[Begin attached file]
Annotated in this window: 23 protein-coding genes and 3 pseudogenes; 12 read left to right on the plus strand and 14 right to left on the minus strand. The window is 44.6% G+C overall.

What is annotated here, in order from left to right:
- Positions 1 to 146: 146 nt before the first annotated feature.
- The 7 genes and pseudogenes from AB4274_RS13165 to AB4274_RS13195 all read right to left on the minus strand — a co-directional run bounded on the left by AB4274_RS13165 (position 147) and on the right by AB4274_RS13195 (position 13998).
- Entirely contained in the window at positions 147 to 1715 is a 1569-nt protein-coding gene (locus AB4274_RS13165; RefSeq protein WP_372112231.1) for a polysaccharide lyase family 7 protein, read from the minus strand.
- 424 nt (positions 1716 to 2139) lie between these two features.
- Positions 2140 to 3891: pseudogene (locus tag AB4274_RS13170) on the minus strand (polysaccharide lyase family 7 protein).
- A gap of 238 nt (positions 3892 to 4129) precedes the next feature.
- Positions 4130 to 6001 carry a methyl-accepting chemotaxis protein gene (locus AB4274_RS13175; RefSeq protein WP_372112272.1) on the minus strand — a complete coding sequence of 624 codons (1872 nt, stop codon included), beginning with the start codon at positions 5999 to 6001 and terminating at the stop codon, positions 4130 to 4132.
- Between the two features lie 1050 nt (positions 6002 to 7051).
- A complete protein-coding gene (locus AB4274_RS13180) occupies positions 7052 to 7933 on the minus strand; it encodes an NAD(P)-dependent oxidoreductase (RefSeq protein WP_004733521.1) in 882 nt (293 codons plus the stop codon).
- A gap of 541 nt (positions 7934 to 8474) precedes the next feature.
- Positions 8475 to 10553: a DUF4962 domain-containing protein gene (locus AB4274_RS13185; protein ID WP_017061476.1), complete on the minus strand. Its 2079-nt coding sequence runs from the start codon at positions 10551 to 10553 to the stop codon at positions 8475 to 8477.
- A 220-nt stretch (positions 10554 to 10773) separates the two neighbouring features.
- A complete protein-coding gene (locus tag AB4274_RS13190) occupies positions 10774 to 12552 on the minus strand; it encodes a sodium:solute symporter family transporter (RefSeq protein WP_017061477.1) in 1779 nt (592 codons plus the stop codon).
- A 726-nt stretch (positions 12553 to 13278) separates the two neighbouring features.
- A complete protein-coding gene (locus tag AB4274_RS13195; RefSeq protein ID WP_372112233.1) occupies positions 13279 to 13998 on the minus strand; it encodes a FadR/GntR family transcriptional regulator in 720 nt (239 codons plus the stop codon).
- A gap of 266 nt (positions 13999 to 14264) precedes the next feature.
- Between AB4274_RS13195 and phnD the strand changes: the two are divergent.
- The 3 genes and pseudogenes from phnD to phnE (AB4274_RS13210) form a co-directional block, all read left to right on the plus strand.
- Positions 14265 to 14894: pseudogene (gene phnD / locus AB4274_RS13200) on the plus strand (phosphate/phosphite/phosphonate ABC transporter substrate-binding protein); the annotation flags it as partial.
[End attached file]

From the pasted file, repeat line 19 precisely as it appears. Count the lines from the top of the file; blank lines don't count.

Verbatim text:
- Between AB4274_RS13195 and phnD the strand changes: the two are divergent.